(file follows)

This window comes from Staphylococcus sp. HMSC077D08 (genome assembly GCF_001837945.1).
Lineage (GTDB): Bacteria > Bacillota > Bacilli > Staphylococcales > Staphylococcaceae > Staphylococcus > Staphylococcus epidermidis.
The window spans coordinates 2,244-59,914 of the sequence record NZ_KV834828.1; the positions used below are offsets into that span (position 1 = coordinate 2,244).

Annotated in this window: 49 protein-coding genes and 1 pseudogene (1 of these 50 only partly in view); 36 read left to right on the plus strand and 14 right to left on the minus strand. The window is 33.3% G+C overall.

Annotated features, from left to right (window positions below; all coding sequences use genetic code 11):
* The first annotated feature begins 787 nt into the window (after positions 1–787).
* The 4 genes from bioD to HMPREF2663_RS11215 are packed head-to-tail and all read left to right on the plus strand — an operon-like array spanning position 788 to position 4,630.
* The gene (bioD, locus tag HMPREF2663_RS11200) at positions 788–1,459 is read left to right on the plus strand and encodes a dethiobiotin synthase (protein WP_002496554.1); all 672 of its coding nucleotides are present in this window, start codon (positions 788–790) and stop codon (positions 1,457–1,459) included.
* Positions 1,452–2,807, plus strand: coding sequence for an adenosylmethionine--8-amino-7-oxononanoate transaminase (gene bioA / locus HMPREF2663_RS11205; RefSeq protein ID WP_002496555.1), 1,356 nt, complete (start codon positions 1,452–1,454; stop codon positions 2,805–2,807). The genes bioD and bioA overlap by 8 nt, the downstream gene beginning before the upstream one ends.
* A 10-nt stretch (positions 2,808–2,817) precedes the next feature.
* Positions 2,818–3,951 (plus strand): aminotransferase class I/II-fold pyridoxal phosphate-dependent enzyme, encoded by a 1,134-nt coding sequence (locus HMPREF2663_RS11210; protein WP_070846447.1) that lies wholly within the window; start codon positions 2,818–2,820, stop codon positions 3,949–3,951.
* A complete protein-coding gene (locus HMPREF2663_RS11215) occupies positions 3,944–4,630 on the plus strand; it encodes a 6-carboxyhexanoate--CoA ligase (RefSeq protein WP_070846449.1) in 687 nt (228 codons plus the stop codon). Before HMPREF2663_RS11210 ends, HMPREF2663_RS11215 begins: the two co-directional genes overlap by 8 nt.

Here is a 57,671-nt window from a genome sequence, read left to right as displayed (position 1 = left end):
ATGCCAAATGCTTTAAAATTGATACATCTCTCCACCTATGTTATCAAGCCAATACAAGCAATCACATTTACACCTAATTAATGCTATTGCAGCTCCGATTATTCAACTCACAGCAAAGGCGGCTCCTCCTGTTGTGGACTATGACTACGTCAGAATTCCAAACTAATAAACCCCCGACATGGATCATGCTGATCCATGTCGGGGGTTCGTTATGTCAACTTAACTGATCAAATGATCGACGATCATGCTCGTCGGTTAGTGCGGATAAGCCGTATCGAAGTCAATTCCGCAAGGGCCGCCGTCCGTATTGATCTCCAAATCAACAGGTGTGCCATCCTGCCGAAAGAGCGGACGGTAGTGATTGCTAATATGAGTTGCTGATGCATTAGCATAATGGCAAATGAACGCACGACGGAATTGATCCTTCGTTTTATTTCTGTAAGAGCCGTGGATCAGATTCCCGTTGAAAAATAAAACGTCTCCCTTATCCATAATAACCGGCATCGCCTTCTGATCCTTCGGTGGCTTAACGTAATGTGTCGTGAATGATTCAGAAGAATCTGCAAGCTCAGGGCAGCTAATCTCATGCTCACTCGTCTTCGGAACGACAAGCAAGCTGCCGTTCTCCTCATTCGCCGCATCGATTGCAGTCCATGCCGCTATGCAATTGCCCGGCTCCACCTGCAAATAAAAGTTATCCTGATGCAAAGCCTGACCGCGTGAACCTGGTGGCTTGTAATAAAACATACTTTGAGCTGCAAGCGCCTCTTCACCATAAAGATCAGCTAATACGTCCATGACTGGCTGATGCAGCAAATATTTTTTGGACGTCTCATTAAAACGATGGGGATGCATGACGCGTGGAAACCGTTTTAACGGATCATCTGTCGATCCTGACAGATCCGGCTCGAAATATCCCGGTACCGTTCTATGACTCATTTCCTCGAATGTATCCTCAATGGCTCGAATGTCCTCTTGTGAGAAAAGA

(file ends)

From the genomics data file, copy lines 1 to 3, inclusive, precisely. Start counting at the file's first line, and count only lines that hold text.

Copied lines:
This window comes from Staphylococcus sp. HMSC077D08 (genome assembly GCF_001837945.1).
Lineage (GTDB): Bacteria > Bacillota > Bacilli > Staphylococcales > Staphylococcaceae > Staphylococcus > Staphylococcus epidermidis.
The window spans coordinates 2,244-59,914 of the sequence record NZ_KV834828.1; the positions used below are offsets into that span (position 1 = coordinate 2,244).